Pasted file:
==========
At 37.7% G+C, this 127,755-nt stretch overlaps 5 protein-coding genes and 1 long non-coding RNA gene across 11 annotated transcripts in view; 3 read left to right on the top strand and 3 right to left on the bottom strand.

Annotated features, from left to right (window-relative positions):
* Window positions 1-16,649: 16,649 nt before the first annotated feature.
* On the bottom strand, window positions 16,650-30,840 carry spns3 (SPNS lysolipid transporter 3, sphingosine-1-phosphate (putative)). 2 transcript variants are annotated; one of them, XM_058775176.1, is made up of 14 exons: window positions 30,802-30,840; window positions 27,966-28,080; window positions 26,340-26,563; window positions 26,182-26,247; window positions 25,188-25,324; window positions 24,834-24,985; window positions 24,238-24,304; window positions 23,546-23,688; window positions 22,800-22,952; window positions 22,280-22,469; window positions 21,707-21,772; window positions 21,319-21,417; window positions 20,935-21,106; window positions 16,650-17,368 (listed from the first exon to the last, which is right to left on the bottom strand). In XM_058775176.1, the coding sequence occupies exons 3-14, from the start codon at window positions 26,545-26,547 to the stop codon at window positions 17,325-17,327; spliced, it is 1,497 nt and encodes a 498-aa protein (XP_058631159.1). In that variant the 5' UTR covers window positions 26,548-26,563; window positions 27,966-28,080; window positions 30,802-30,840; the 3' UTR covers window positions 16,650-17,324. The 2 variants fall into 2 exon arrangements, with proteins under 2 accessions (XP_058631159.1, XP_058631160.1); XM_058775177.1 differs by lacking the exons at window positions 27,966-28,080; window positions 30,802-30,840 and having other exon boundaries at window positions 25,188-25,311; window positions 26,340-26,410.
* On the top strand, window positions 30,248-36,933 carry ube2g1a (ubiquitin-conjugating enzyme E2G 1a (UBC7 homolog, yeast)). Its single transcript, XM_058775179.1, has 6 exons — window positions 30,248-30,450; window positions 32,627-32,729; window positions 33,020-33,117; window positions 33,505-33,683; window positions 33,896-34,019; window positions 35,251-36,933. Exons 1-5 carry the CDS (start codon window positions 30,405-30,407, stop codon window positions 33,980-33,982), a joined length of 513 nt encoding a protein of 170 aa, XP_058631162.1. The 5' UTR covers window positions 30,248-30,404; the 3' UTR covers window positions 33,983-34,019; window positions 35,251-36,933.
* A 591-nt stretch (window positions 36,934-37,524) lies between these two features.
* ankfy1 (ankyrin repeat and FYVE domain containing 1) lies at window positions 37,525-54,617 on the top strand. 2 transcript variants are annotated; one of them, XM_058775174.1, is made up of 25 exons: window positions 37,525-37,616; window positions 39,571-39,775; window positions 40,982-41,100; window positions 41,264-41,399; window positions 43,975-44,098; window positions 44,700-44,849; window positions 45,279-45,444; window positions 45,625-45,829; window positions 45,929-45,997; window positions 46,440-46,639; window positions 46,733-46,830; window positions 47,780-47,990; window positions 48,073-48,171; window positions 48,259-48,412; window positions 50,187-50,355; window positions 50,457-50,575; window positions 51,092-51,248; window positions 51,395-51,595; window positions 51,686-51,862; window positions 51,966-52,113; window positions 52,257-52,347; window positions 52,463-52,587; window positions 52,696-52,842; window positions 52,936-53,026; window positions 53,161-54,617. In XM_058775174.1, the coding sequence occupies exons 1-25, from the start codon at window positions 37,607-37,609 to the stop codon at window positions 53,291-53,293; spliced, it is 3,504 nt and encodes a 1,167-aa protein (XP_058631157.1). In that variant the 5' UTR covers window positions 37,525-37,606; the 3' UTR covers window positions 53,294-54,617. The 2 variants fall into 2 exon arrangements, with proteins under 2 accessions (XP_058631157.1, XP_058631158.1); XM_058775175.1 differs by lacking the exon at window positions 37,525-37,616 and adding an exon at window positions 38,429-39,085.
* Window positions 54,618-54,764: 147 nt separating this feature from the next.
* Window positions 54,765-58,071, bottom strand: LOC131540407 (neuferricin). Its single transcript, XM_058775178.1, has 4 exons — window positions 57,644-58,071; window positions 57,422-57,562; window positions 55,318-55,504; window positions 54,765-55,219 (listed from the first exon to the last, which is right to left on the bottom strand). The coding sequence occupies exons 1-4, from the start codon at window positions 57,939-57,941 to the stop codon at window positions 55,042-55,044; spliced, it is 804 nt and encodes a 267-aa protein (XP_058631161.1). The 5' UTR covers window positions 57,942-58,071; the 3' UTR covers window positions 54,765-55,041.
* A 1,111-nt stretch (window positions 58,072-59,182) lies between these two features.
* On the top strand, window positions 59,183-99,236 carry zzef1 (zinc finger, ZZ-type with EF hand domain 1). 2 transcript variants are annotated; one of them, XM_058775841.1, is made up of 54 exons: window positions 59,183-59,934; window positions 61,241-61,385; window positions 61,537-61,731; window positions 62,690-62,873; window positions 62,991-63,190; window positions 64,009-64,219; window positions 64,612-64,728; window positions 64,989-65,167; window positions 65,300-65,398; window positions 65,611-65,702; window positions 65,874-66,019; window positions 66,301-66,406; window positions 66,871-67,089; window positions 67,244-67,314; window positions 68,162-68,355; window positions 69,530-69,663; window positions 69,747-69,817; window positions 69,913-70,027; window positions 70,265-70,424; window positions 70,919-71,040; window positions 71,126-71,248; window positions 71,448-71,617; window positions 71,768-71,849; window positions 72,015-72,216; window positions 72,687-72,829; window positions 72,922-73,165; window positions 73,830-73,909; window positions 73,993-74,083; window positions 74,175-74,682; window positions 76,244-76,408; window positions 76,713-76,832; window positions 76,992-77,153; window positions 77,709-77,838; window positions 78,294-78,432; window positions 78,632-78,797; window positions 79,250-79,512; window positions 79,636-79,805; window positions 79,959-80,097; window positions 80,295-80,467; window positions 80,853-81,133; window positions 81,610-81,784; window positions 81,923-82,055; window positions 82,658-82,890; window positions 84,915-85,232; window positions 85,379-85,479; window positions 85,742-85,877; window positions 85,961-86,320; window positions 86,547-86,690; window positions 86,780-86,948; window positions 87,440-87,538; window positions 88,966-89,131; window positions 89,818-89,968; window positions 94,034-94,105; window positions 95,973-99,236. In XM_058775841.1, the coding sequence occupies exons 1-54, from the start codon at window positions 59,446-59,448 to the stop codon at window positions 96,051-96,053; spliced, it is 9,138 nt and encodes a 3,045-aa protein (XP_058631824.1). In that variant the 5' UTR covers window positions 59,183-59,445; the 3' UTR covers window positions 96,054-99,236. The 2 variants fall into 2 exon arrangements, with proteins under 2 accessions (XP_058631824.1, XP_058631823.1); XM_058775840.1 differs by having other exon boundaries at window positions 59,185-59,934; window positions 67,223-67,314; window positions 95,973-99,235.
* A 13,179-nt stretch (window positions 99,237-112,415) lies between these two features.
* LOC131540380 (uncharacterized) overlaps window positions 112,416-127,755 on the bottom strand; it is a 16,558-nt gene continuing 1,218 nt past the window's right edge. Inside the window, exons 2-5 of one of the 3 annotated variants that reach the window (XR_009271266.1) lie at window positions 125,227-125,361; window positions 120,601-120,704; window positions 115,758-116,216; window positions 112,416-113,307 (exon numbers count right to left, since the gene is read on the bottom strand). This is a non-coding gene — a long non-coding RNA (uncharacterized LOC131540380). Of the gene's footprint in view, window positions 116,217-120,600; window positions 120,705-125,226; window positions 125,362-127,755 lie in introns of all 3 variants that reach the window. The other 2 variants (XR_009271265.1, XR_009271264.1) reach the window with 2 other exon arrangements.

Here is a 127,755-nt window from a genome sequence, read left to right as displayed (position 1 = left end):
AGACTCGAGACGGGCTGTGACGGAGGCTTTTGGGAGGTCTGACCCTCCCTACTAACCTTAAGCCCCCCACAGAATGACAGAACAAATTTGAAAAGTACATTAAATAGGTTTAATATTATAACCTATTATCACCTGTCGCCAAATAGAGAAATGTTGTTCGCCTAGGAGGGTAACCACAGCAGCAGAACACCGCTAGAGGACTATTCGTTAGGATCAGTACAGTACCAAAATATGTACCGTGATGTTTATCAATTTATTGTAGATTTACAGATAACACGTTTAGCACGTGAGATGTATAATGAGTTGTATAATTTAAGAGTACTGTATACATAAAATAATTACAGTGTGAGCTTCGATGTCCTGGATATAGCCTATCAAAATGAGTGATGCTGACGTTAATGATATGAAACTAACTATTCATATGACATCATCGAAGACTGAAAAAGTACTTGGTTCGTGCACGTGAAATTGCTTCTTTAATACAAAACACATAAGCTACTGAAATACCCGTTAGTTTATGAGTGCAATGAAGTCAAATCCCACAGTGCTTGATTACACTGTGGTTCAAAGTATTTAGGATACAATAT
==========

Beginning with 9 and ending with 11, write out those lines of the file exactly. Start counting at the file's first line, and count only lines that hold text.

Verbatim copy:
* Window positions 54,765-58,071, bottom strand: LOC131540407 (neuferricin). Its single transcript, XM_058775178.1, has 4 exons — window positions 57,644-58,071; window positions 57,422-57,562; window positions 55,318-55,504; window positions 54,765-55,219 (listed from the first exon to the last, which is right to left on the bottom strand). The coding sequence occupies exons 1-4, from the start codon at window positions 57,939-57,941 to the stop codon at window positions 55,042-55,044; spliced, it is 804 nt and encodes a 267-aa protein (XP_058631161.1). The 5' UTR covers window positions 57,942-58,071; the 3' UTR covers window positions 54,765-55,041.
* A 1,111-nt stretch (window positions 58,072-59,182) lies between these two features.
* On the top strand, window positions 59,183-99,236 carry zzef1 (zinc finger, ZZ-type with EF hand domain 1). 2 transcript variants are annotated; one of them, XM_058775841.1, is made up of 54 exons: window positions 59,183-59,934; window positions 61,241-61,385; window positions 61,537-61,731; window positions 62,690-62,873; window positions 62,991-63,190; window positions 64,009-64,219; window positions 64,612-64,728; window positions 64,989-65,167; window positions 65,300-65,398; window positions 65,611-65,702; window positions 65,874-66,019; window positions 66,301-66,406; window positions 66,871-67,089; window positions 67,244-67,314; window positions 68,162-68,355; window positions 69,530-69,663; window positions 69,747-69,817; window positions 69,913-70,027; window positions 70,265-70,424; window positions 70,919-71,040; window positions 71,126-71,248; window positions 71,448-71,617; window positions 71,768-71,849; window positions 72,015-72,216; window positions 72,687-72,829; window positions 72,922-73,165; window positions 73,830-73,909; window positions 73,993-74,083; window positions 74,175-74,682; window positions 76,244-76,408; window positions 76,713-76,832; window positions 76,992-77,153; window positions 77,709-77,838; window positions 78,294-78,432; window positions 78,632-78,797; window positions 79,250-79,512; window positions 79,636-79,805; window positions 79,959-80,097; window positions 80,295-80,467; window positions 80,853-81,133; window positions 81,610-81,784; window positions 81,923-82,055; window positions 82,658-82,890; window positions 84,915-85,232; window positions 85,379-85,479; window positions 85,742-85,877; window positions 85,961-86,320; window positions 86,547-86,690; window positions 86,780-86,948; window positions 87,440-87,538; window positions 88,966-89,131; window positions 89,818-89,968; window positions 94,034-94,105; window positions 95,973-99,236. In XM_058775841.1, the coding sequence occupies exons 1-54, from the start codon at window positions 59,446-59,448 to the stop codon at window positions 96,051-96,053; spliced, it is 9,138 nt and encodes a 3,045-aa protein (XP_058631824.1). In that variant the 5' UTR covers window positions 59,183-59,445; the 3' UTR covers window positions 96,054-99,236. The 2 variants fall into 2 exon arrangements, with proteins under 2 accessions (XP_058631824.1, XP_058631823.1); XM_058775840.1 differs by having other exon boundaries at window positions 59,185-59,934; window positions 67,223-67,314; window positions 95,973-99,235.